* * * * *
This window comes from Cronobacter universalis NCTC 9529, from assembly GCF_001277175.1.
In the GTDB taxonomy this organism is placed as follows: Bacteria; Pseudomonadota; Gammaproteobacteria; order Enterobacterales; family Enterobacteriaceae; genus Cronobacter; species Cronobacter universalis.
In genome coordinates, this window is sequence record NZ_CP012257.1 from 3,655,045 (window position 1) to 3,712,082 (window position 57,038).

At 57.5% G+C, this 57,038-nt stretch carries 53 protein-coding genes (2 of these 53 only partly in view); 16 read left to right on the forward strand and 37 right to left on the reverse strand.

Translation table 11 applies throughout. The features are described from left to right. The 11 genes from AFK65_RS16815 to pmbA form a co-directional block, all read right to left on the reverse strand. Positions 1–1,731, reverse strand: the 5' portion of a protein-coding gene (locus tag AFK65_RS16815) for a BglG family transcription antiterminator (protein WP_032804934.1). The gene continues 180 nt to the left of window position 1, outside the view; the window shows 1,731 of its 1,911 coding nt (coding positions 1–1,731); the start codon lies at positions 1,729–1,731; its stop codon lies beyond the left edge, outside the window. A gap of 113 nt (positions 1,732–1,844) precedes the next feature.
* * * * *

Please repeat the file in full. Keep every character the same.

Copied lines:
This window comes from Cronobacter universalis NCTC 9529, from assembly GCF_001277175.1.
In the GTDB taxonomy this organism is placed as follows: Bacteria; Pseudomonadota; Gammaproteobacteria; order Enterobacterales; family Enterobacteriaceae; genus Cronobacter; species Cronobacter universalis.
In genome coordinates, this window is sequence record NZ_CP012257.1 from 3,655,045 (window position 1) to 3,712,082 (window position 57,038).

At 57.5% G+C, this 57,038-nt stretch carries 53 protein-coding genes (2 of these 53 only partly in view); 16 read left to right on the forward strand and 37 right to left on the reverse strand.

Translation table 11 applies throughout. The features are described from left to right. The 11 genes from AFK65_RS16815 to pmbA form a co-directional block, all read right to left on the reverse strand. Positions 1–1,731, reverse strand: the 5' portion of a protein-coding gene (locus tag AFK65_RS16815) for a BglG family transcription antiterminator (protein WP_032804934.1). The gene continues 180 nt to the left of window position 1, outside the view; the window shows 1,731 of its 1,911 coding nt (coding positions 1–1,731); the start codon lies at positions 1,729–1,731; its stop codon lies beyond the left edge, outside the window. A gap of 113 nt (positions 1,732–1,844) precedes the next feature.